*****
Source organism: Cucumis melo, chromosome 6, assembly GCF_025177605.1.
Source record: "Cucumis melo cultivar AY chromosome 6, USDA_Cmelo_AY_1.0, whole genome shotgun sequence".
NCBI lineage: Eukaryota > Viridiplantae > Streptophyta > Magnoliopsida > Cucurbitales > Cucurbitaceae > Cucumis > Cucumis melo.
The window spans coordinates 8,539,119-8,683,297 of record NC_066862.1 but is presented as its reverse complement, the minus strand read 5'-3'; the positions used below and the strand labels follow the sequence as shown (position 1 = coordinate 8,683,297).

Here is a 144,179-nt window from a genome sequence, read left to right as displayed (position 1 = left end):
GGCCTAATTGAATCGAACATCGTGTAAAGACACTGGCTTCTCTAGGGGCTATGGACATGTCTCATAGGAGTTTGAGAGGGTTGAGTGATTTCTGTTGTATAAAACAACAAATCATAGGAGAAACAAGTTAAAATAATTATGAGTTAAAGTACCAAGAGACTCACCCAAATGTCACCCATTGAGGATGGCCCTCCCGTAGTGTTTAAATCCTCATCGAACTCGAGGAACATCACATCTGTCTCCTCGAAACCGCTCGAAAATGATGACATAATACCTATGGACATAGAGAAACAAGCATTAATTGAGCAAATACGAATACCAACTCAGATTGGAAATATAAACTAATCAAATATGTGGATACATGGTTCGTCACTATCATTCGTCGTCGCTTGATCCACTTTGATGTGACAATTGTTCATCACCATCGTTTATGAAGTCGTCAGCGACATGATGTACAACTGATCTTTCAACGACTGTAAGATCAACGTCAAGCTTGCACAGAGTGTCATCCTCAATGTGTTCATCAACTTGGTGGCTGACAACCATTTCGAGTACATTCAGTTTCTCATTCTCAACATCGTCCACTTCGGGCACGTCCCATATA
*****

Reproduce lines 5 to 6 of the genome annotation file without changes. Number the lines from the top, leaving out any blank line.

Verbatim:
Here is a 144,179-nt window from a genome sequence, read left to right as displayed (position 1 = left end):
GGCCTAATTGAATCGAACATCGTGTAAAGACACTGGCTTCTCTAGGGGCTATGGACATGTCTCATAGGAGTTTGAGAGGGTTGAGTGATTTCTGTTGTATAAAACAACAAATCATAGGAGAAACAAGTTAAAATAATTATGAGTTAAAGTACCAAGAGACTCACCCAAATGTCACCCATTGAGGATGGCCCTCCCGTAGTGTTTAAATCCTCATCGAACTCGAGGAACATCACATCTGTCTCCTCGAAACCGCTCGAAAATGATGACATAATACCTATGGACATAGAGAAACAAGCATTAATTGAGCAAATACGAATACCAACTCAGATTGGAAATATAAACTAATCAAATATGTGGATACATGGTTCGTCACTATCATTCGTCGTCGCTTGATCCACTTTGATGTGACAATTGTTCATCACCATCGTTTATGAAGTCGTCAGCGACATGATGTACAACTGATCTTTCAACGACTGTAAGATCAACGTCAAGCTTGCACAGAGTGTCATCCTCAATGTGTTCATCAACTTGGTGGCTGACAACCATTTCGAGTACATTCAGTTTCTCATTCTCAACATCGTCCACTTCGGGCACGTCCCATATA